A while back, I recorded a one and a half minute piece about my late grandfather for Rural Voices Radio, a great program and tradition that the Mississippi Writing/Thinking Institute coordinated with Mississippi Public Broadcasting for years. My friend and mentor Emily Noble just has a great knack for helping students and teachers find their voices through writing. RVR ran into funding issues a few years ago, which I think is a real shame. Check out their website and you’re likely to find several pieces that hit home with you.
There’s a little bit of everything. There’s tributes to special places, like Leigh Pourciau’s “The City That Care Forgot.”
There’s musings on southern life, like Sheri Blankenship’s “Digging.”
There’s lots of unique perspectives on life in Mississippi by children, like Katie Sumner’s “The Baby in the Basket.”
It’s like a walk down memory lane.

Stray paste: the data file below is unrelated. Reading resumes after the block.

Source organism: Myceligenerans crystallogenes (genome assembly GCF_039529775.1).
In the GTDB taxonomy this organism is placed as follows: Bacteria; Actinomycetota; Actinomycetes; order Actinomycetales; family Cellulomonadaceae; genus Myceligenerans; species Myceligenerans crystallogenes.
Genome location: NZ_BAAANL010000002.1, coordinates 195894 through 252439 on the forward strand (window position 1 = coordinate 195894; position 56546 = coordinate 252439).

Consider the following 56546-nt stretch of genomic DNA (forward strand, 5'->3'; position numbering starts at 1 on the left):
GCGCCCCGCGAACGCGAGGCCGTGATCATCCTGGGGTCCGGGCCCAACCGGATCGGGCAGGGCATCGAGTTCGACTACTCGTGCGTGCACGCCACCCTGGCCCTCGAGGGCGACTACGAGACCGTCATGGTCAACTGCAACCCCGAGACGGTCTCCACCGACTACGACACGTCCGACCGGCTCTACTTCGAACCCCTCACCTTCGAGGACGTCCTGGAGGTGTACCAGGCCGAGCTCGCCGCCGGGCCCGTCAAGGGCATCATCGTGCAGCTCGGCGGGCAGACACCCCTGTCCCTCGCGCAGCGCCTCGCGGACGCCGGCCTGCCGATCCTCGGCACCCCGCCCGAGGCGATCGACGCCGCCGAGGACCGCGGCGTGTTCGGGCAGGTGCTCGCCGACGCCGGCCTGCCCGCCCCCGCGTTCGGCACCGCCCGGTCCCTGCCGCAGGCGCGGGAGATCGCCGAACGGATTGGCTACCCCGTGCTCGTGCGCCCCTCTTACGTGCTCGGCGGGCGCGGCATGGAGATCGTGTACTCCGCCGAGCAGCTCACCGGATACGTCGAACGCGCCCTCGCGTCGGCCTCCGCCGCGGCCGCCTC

Anyway, here’s my contribution from October 2012:
My late grandfather was outfitted in a way I’ll never be. He was a superhero from the Greatest Generation. Lt.Colonel James M. Bellah, who left his Mississippi farm to lead dozens in World War II. Who never finished college, but rose to become Vice President of First Mississippi Corporation. Towering. Triumphant. Granite.
And then there was me. I didn’t have much in common with Grandpa, except for my first name, which was given in honor of him. I’m a member of Generation Y, the Lost Generation. Ambitious. Hungry. Wandering.
That was until 2012. Things started coming together for me. I learned things about myself. I found a path to my dream job. I lost 30 pounds!
And then, one Sunday, my mom pulled out an old three piece, blue pinstripe suit that belonged to Grandpa. It might as well have been the Cape of Superman. Awestruck, I held the fabric in my hands, not understanding how I could even hope to put on the appearance of such a man, but somehow, inexplicably, it fit, perfectly. It wouldn’t have fit me in 2011, nor would I have needed to try it on. But somehow, someway, the moment I needed it, the mantle of my grandfather became mine.